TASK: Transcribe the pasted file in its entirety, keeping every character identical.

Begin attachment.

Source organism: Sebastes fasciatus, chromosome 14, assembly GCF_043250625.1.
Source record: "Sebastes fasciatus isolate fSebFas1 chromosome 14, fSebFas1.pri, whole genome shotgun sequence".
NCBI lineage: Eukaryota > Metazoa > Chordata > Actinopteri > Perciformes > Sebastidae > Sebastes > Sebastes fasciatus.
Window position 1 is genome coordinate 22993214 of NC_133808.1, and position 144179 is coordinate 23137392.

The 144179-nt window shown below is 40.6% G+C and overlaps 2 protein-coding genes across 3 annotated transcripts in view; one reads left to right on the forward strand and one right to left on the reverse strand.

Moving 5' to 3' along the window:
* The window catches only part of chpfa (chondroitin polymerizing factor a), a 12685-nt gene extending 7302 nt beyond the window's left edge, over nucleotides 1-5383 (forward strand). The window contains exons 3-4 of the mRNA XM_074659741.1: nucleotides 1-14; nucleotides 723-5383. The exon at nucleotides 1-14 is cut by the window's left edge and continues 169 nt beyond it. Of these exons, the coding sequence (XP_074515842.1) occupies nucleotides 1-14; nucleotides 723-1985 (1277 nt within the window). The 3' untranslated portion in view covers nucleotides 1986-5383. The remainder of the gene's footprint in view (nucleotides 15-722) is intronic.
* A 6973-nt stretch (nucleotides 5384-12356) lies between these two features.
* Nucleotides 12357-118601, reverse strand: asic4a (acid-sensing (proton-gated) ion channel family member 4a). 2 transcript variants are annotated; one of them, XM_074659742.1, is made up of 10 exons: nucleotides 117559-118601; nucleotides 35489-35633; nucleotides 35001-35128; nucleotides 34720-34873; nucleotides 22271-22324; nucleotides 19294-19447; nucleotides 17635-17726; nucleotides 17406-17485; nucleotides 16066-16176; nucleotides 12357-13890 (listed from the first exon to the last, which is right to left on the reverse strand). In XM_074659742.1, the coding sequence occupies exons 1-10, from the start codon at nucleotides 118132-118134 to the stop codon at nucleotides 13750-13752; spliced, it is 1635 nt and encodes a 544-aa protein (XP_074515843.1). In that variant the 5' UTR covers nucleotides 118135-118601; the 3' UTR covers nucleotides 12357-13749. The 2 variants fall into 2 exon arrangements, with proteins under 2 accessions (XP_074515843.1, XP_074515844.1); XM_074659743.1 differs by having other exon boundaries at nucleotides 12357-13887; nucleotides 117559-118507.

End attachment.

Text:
Source organism: Sebastes fasciatus, chromosome 14, assembly GCF_043250625.1.
Source record: "Sebastes fasciatus isolate fSebFas1 chromosome 14, fSebFas1.pri, whole genome shotgun sequence".
NCBI lineage: Eukaryota > Metazoa > Chordata > Actinopteri > Perciformes > Sebastidae > Sebastes > Sebastes fasciatus.
Window position 1 is genome coordinate 22993214 of NC_133808.1, and position 144179 is coordinate 23137392.

The 144179-nt window shown below is 40.6% G+C and overlaps 2 protein-coding genes across 3 annotated transcripts in view; one reads left to right on the forward strand and one right to left on the reverse strand.

Moving 5' to 3' along the window:
* The window catches only part of chpfa (chondroitin polymerizing factor a), a 12685-nt gene extending 7302 nt beyond the window's left edge, over nucleotides 1-5383 (forward strand). The window contains exons 3-4 of the mRNA XM_074659741.1: nucleotides 1-14; nucleotides 723-5383. The exon at nucleotides 1-14 is cut by the window's left edge and continues 169 nt beyond it. Of these exons, the coding sequence (XP_074515842.1) occupies nucleotides 1-14; nucleotides 723-1985 (1277 nt within the window). The 3' untranslated portion in view covers nucleotides 1986-5383. The remainder of the gene's footprint in view (nucleotides 15-722) is intronic.
* A 6973-nt stretch (nucleotides 5384-12356) lies between these two features.
* Nucleotides 12357-118601, reverse strand: asic4a (acid-sensing (proton-gated) ion channel family member 4a). 2 transcript variants are annotated; one of them, XM_074659742.1, is made up of 10 exons: nucleotides 117559-118601; nucleotides 35489-35633; nucleotides 35001-35128; nucleotides 34720-34873; nucleotides 22271-22324; nucleotides 19294-19447; nucleotides 17635-17726; nucleotides 17406-17485; nucleotides 16066-16176; nucleotides 12357-13890 (listed from the first exon to the last, which is right to left on the reverse strand). In XM_074659742.1, the coding sequence occupies exons 1-10, from the start codon at nucleotides 118132-118134 to the stop codon at nucleotides 13750-13752; spliced, it is 1635 nt and encodes a 544-aa protein (XP_074515843.1). In that variant the 5' UTR covers nucleotides 118135-118601; the 3' UTR covers nucleotides 12357-13749. The 2 variants fall into 2 exon arrangements, with proteins under 2 accessions (XP_074515843.1, XP_074515844.1); XM_074659743.1 differs by having other exon boundaries at nucleotides 12357-13887; nucleotides 117559-118507.